Common Ingredients, Uncommon Food

Some dumplings there too..

Food and more food

Most people love to experiment with food. They want to understand the food that’s on their plate and if given a chance, they want to see what can go well with what? Have you ever thought why stuffed parathas and curd is such an appetizing combination? Or why ice cream goes so well with a hot gulab jamun?

I believe it’s all experimenting. With taste and contrast that exist in a variety of combinations.

There are some common ingredients that make up a plate of food but a lot more can be done if one wants to. Same rice can transform itself into biryani, akki roti, kheer and even papad. Also, every state has something that’s uncommon. I never knew about fish pickles until a couple of years back when a friend offered that to me at lunch. A curry made of peanuts is a popular food in Gujarat and I did not know until I tried when I was visiting a relative.

I was watching this video recently and it made me think of my roots in the food I had as a child. My mum is a wonderful cook and while growing up, she made us try Chinese, South Indian and of course the Mughlai non-vegetarian cuisine. Everything cooked at home. And the local delicacies were also tested at home.

One thing that comes to my mind is a dal filling wrapped in rice dough and steamed. For the ones who consider steamed food too healthy to digest, this would be fried after steaming for a crisper outer and spicy filling on the inside.

What are you thinking of?


This is what I call local #Foodventures. In a state where wheat is expensive and rice is in abundance, where the poor prefer steaming versus using oil, these local dumplings with the garlic-mint-chilli chutney is a perfect snack anytime during the day. It’s filling and healthy. Just the right thing to have after one gets back from a long day at work. And the recipe travelled from villages to cities and with the frying option, it isn’t a food belonging to the poor anymore.

Popularly known as phara, you can change the filling and use anything that you would like. Maybe minced meat or mixed vegetables? The soft rice flour dough needs to be rolled with hand to cover this filling and then you could keep these over a sieve beneath which water boils in a pot. The steam cooks the outer and softens the already cooked filling.

So, try this taste of east India at your home’s comfort and don’t forget to share your story about an uncommon food. You could get a chance to be featured in #Foodventures video with either Vikas Khanna or Vir Sanghvi!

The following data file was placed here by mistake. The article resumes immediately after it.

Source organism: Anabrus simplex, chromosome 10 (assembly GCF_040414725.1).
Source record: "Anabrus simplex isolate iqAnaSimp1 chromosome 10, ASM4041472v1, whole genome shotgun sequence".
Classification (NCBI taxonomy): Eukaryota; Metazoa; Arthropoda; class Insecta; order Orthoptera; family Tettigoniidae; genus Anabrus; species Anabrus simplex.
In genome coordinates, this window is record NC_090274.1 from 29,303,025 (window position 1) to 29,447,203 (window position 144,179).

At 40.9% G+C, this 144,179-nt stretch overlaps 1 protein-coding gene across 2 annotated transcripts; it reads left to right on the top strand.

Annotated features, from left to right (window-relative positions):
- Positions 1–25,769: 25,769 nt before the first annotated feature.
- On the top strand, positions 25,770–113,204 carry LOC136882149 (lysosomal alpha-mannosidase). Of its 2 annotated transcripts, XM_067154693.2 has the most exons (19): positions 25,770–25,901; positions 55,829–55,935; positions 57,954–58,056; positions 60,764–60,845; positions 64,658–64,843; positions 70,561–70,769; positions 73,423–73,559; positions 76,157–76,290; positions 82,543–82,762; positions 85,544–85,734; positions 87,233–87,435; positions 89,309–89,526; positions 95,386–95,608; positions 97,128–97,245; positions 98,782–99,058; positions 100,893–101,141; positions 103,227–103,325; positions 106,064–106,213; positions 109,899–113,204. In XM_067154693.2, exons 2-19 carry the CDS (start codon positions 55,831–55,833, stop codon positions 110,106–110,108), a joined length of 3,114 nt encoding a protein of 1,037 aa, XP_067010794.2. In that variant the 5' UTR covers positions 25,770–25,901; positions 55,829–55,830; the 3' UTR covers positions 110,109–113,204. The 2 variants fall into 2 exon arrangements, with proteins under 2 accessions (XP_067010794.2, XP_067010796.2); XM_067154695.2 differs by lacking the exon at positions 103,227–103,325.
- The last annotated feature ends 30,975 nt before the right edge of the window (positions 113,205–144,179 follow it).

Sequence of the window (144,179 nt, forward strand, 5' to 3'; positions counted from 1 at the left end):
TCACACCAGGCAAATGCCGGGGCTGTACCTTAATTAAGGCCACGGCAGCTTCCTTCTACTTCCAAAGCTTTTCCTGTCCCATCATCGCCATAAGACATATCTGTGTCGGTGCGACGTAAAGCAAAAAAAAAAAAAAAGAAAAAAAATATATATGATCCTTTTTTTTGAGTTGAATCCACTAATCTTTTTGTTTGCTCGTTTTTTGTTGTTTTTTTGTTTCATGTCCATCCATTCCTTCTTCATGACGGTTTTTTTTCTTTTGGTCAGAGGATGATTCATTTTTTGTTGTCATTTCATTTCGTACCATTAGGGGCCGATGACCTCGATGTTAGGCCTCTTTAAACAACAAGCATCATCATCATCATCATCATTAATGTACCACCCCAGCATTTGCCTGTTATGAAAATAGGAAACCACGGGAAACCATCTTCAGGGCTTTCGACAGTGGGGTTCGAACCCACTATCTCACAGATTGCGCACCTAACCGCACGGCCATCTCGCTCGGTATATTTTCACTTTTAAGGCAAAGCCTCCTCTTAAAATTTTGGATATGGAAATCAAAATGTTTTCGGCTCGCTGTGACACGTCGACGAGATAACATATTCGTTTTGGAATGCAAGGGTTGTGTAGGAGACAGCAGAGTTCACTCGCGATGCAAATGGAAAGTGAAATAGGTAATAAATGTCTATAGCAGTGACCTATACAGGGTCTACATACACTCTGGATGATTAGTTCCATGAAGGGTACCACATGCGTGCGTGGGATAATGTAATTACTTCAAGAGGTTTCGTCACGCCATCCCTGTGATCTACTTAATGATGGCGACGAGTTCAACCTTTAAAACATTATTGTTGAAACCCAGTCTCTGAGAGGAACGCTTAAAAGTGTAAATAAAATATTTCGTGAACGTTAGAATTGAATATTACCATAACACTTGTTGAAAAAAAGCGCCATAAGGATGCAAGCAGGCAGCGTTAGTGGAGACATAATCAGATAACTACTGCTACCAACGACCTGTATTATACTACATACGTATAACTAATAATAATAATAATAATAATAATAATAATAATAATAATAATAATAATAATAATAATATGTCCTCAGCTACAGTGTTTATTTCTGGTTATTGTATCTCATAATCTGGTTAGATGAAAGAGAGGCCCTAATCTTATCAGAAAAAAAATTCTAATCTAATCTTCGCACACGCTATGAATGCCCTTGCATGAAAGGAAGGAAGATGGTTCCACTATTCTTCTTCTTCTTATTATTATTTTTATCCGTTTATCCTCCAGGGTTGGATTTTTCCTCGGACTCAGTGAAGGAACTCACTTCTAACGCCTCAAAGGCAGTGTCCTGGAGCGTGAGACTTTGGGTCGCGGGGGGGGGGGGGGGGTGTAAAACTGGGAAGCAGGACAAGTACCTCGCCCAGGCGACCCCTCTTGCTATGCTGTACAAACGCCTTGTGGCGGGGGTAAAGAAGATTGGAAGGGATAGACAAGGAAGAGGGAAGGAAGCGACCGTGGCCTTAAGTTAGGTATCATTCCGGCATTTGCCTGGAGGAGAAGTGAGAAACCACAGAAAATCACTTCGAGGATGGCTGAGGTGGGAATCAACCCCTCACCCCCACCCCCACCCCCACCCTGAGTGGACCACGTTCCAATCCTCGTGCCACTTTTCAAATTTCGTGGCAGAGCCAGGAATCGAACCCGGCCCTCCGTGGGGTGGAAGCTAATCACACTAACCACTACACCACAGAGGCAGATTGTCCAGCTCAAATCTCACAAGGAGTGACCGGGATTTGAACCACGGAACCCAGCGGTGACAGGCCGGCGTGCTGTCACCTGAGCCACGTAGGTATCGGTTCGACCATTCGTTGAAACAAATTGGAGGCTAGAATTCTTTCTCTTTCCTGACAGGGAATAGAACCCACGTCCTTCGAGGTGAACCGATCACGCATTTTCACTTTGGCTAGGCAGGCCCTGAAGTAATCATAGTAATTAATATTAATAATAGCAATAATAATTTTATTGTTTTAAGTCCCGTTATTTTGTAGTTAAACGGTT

12 Responses

  1. Fish pickles are my favourite, specially the prawn ones! Yum! 😀
    Are dumplings and momos the same? I have tried non-veg momos, and they are just brilliant!
    I’m currently on a #foodventure to find foods which I can eat with braces. 😛 I do hope my efforts are rewarded soon, and I don’t have to survive on just soft rice and dal or khichdi!
    Mithila Menezes @Fabulus1710 recently posted…When Death Comes Calling..My Profile

  2. Cherdo says:

    I think I love your blog, ha ha. What a great pairing: happiness and food.

  3. Vinitha says:

    Yummy post, Parul! I do food experiments in my own way, don’t dare to share it with anyone other than my husband and kid. 🙂

  4. rajlakshmi says:

    I love dumplings with soup inside … Did you try that in Hong Kong? Have always wondered how they managed to get the soup inside the dumpling.
    Sometimes I do my own quirky experiments – Laddu dipped in curd, Chunk of butter with puffed rice 😛
    rajlakshmi recently posted…Do guys call their parents-in-law?My Profile

  5. Soumya says:

    Ah chicken dumplings! I love them but they taste good only with the hot dipping sauce. Without that the dumplings are nothing.

    Food combinations are a favorite topic of mine. And I hate it when people combine ketchup with everything. I hate ketchup and think it should be banned ASAP.
    Soumya recently posted…Decoding Sri LankaMy Profile

  6. Shantala says:

    I am not an experimenter when it comes to food. I like variety, I need it actually. But I play relatively safe and stick to tried and tested (at-least by someone else).
    Shantala recently posted…Ajaya by Anand Neelakantan | Not just a Book Review – Part 2 (Final)My Profile

  7. Ankita says:

    Your post is a heaven for foodies 😉

  8. Marie says:

    Your pictures are gorgeous! And mmmm….chutney.

  9. Roopa says:

    We do the same kind, however they are more of a dessert.. Need to try this version soon considering the health benefits…

  10. Goodness Parul you are the first person outside of my family who I’ve heard talking about pharas and who actually calls them that too. Not even my husband or my MIL know it. My mum makes them with urad daal and they aren’t closed all the way. The daal goes into a tiny boat shaped rotis made from rice flour. Aw I want some now.
    Beat About the Book recently posted…Me Before You – A ReviewMy Profile

  11. Alok Singhal says:

    I don’t like to experiment much, have had some nasty experiences in the past. But i do support those who crave for something new, and thus experiment it for us 🙂

  12. Bellybytes says:

    Yes it’s strange how one ingredient like potato can be made in so many ways- fried, boiled, steamed, mashed, curried and I can go on and on! I love these food adventures and often try to guess what went in a dish and try and replicate it at home.

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